Politics

Brett Kavanaugh Has His Most Important Meeting Yet For The Supreme Court

REUTERS/Aaron P. Bernstein

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Kevin Daley Supreme Court correspondent

Judge Brett Kavanaugh met with Democratic Sen. Joe Manchin of West Virginia for 90 minutes Monday, his first private interview with a Democratic lawmaker since his nomination to the U.S. Supreme Court.

Manchin, who is standing for re-election this November in a state President Donald Trump won by 40 percentage points, pressed the judge on health care, as another challenge to the Affordable Care Act (ACA) advances through federal courts.

“Judge Kavanaugh and I had a productive meeting and talked about his experience, record and a variety of issues that will impact West Virginians, including his views on healthcare,” Manchin said after the interview. He noted another challenge to the ACA is currently advancing through the federal courts, which could imperil insurance coverage for some 800,000 of his constituents with pre-existing conditions.

Kavanaugh’s record with the ACA is somewhat complex. He was openly hostile to the law’s contraception mandate in a 2015 decision, arguing it placed a substantial burden on the rights of religious dissenters. However, in a 2011 opinion he declined to strike the ACA down, instead finding that the case before him should be dismissed for technical reasons.

In arguing for dismissal, Kavanaugh maintained that the ACA’s individual mandate — which requires people to obtain health insurance or pay a penalty — qualified as a tax for purposes of a federal law called the Anti-Injunction Act. One year later, a five-justice majority on the Supreme Court also concluded the mandate was a tax, but on different grounds than Kavanaugh.

In the 2011 decision, Kavanaugh also discussed the possibility that the individual mandate exceeds Congress’ authority under the Constitution. (RELATED: Mitch McConnell Is Ready To Play Hardball To Get Kavanaugh Confirmed)

All told, the judge’s nuanced views toward the ACA may make supporting him more palatable to red state Democrats like Manchin.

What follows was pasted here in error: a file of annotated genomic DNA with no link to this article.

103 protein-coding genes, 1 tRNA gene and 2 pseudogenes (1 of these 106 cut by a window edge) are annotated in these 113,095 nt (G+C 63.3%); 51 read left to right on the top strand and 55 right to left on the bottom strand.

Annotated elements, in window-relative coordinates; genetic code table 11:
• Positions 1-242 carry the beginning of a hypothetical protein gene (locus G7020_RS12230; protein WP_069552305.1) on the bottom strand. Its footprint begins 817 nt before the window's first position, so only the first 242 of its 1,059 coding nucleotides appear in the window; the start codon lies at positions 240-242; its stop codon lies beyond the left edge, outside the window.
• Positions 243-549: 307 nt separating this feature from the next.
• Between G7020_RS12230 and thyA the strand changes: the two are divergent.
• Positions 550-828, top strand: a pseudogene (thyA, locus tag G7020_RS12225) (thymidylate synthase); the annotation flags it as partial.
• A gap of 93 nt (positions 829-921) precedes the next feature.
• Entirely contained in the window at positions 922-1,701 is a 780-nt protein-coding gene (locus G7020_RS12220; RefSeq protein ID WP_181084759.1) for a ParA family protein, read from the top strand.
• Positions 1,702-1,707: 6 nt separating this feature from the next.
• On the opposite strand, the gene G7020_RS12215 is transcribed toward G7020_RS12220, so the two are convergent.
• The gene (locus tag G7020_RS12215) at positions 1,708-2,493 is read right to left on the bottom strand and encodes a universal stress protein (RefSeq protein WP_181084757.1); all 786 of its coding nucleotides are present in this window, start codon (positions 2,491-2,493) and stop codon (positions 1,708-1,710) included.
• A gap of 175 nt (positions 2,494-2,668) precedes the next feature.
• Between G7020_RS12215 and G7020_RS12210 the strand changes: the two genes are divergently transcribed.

Monday’s meeting, originally scheduled to run 30 minutes, lasted an hour and a half.

Though Supreme Court nominees generally meet with most senators in advance of their confirmation hearings, Democratic lawmakers haven’t made themselves available for Kavanaugh, in connection with their efforts to slow progress on his nomination.

Senate Minority Leader Chuck Schumer bucked longstanding tradition and declined to receive the judge during his first day of his visits on Capitol Hill. By tradition, Supreme Court nominees meet with the leadership of both parties before meeting with rank-and-file lawmakers.

Since Supreme Court nominations are no longer subject to the filibuster, the Senate’s minority party has little leverage to stop judicial confirmations. Democrats see an extended vetting process as the only weapon at their disposal, in hopes a grueling force will put Kavanaugh into a self-made blunder, or identify some unnoticed impropriety in his past.

Schumer has asked Manchin and other red state Democrats to keep their plans respecting the confirmation private for as long as possible.

Recent public opinion polling from West Virginia commissioned by the Judicial Crisis Network shows Manchin’s constituents favor Kavanaugh’s confirmation by a wide margin — 55 percent of voters surveyed said the judge should be confirmed to the high court, compared to just 30 percent who oppose him. The same survey showed West Virginia independents support the judge 59 percent to 23 percent.

West Virginia’s other senator, GOP Sen. Shelley Moore Capito, will vote in favor of Kavanaugh’s confirmation.

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